EARLY SEASON HUNTING AT THE CIRCLE T

Discussion in 'LUKE CLAYTON' started by Luke Clayton, Sep 2, 2007.

  1. Luke Clayton

    Luke Clayton New Member

    Messages:
    831
    State:
    Texas
    EARLY SEASON HUNTING AT THE CIRCLE T
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    Luke Clayton

    I knew an old timer when I was a kid that said his health was always better in the fall. The older I get, the better I understand what he meant. With the promise of cooler temperatures comes the long awaited opener of teal season later this month, then comes the bow season opener, then quail and then…and then, there are more things to do in the outdoors than most of us can possibly find the time to enjoy but, I do try!

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    Lewis Duncan, manager of the Circle T Bowhunting Ranch near Commerce in northeast Texas, applies some wild hog attractant paste to a tree in hopes to attract wild hogs within shooting range.
    Photo by Luke Clayton​


    I spent the past couple days in northeast Texas near Commerce at the Circle T Bowhunting Ranch, the guest of owner Kenneth Tallent and manager Lewis Duncan. My buddy Richard Chrisman joined me for a short hog hunt and to test some new wild hog attractant we have been working on for a long time. We had an absolute ball getting away for a couple days. The weather even cooperated with temperatures a bit cooler and a little late afternoon rain. Richard managed to shoot his first wild boar, a good eater that weighed about 145 pounds. The hog came in to the attractor ‘paste’ that we had smeared on a tree within easy shooting range of our two tripod stands situated in the boughs of a big cedar tree. I was setting on the side of the tree opposite Chrisman with the camera and spotted the approaching hogs first. The instant the scent from the paste reached their finely tuned nostrils, they threw their heads up to get a better smell, then they came straight to the tree with the paste. Lewis Duncan used some of the paste in conjunction with corn to bait a hog trap on the place and the next morning, we were rewarded with a very aggressive little boar that was lured to the sweet/sour smell of the paste.

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    The pungent aroma of the hog paste was more than these hogs could resist.
    Photo by Luke Clayton​

    I was also scouting for whitetail during the hunt. I’m making plans to be in one of the stand situated along the Middle Sulphur River come opening day of bow season. The bucks were just beginning to rub the velvet from their antlers and I saw several big 8 pointers, as well as a couple of real “wall hanger” 10 pointers with velvet strips hanging from their antlers. A couple of the mature 8 pointers would have easily scored 130 PY. I’m always amazed at how quickly bucks get rid of the velvet from their antlers each fall; the task is often accomplished within a 24 hour period. While hunting the Circle T late this past winter, I noticed several mature 8 point whitetail bucks coming in to the corn feeder I was hunting. The ranch is offering 4 day guided bow hunts to reduce the overabundance of 8 pointers this season for $1,200, which includes lodging. To learn more about hunting the Circle T Ranch, contact Lewis Duncan at 972-814-4440 or online at www.circletbowhuntingranch.com .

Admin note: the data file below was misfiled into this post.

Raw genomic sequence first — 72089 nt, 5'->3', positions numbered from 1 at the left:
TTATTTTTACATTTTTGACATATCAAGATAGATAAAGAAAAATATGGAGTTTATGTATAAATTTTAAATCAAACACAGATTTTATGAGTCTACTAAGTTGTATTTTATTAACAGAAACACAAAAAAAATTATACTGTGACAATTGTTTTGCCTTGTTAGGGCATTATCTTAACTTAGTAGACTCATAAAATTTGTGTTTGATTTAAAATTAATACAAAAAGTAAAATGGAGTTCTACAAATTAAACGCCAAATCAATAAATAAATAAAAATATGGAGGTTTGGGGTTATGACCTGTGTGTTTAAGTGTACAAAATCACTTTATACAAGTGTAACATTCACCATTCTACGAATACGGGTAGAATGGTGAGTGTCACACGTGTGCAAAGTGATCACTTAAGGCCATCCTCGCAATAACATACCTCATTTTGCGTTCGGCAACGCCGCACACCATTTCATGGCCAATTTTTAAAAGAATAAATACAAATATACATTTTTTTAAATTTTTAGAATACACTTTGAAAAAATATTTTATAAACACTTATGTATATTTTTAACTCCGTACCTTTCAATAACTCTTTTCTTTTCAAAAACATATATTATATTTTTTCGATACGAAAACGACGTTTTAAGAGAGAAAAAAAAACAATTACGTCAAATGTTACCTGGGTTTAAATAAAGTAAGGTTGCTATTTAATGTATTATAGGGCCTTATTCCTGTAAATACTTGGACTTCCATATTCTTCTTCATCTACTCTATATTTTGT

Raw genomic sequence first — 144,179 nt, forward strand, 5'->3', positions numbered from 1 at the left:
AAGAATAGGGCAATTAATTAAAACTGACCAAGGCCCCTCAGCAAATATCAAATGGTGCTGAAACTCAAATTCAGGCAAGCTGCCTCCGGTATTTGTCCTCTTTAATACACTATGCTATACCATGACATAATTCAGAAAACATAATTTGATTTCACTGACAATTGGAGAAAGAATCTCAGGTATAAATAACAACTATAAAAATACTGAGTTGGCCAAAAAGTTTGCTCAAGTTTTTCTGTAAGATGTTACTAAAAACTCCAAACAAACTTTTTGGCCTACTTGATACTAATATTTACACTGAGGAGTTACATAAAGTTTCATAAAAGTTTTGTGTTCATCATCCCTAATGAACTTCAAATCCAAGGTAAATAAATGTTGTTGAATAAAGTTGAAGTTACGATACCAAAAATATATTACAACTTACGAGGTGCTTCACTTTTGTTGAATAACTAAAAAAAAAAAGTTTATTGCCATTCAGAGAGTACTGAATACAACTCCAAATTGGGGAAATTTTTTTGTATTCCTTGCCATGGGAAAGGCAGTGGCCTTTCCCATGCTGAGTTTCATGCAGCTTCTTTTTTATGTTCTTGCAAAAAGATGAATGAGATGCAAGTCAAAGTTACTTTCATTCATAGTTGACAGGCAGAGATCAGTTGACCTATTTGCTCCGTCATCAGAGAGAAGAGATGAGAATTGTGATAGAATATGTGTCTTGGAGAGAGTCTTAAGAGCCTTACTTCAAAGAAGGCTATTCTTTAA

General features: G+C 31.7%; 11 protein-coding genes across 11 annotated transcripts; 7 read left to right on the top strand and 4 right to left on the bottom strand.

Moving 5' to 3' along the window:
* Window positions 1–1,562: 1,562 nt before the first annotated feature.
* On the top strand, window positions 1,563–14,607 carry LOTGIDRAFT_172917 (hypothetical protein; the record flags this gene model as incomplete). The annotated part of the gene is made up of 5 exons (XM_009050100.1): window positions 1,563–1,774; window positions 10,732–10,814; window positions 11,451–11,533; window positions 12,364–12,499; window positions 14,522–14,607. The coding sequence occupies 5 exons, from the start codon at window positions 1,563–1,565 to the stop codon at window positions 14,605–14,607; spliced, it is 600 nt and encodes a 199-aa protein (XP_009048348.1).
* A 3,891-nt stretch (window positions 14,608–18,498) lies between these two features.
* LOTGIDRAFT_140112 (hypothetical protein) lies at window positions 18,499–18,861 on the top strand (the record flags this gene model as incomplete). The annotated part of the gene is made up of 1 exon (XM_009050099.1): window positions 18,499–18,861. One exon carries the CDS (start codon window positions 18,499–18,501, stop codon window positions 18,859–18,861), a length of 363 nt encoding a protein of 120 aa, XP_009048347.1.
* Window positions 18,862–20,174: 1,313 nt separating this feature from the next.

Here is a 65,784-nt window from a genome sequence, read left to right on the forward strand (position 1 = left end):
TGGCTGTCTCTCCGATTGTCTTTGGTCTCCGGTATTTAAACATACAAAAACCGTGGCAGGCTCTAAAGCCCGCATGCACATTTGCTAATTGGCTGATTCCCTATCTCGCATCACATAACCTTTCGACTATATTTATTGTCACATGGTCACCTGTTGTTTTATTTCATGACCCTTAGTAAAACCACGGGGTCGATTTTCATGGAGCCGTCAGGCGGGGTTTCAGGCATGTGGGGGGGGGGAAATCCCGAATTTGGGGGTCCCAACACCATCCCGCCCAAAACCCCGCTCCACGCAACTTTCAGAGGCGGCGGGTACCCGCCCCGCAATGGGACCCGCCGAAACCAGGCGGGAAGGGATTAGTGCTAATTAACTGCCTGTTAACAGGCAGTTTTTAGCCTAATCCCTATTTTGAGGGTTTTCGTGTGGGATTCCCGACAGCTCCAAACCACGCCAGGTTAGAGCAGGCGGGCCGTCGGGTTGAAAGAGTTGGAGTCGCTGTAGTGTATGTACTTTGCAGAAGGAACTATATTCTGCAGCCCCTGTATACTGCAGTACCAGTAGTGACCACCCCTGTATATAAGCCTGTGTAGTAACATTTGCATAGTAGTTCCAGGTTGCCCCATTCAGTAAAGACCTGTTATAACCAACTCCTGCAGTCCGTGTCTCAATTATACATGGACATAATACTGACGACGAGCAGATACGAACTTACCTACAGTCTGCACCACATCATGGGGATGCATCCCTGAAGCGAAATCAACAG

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    I am eagerly awaiting the opener of teal season later this month and even have a couple of make shift blinds constructed from switch cane and weeds on the shores of some gravel pits near my home where I enjoy hunting ducks each fall. Blue wing numbers are up this year, according to early reports from the U.S. Fish and Wildlife biologists. Teal hunting is a ‘here today, gone tomorrow’ sport. The little birds often stop off for a day or two in north and central Texas while in route to the coastal marshes around the Coastal Bend, where they are often congregate in astounding numbers before continuing their migration. Many teal winter along the Texas coast, making for great shooting during the later duck seasons. I have found teal extremely easy to decoy and get within shoot range. Often a few ‘peep peep’ calls from the teal whistle is all it take to get their attention and have them buzzing your decoy spread. In flight, teal sound like miniature jet planes and appear to be flying faster than they really are. The biologists say mallard actually fly faster than teal but prove that to a flustered teal hunter that has just been “buzzed” by a flight of teal!

    My long time buddy guide George Rule checked in last week and said the hybrid striper and stripers were on a great early morning bite at Lake Tawakoni. The fish have been schooling early around isolated humps and points in the mid to lower lake. Live shad is always a good bait choice but 4 inch Sassy Shad in pearl or chartreuse will also get you bit. Rule suggests making long casts past the feeding fish, then hold the rod tip high and work the baits back through the fish just under the surface. Guide George Rule can be reached at 214-202-6641.


    Listen to Luke Clayton’s Outdoors Radio online at www.catfishradio.com
     
  2. Catfish_Commando

    Catfish_Commando TF Staff Member

    Messages:
    7,005
    State:
    Georgia
    Good job Luke, I liked the wild hog photo!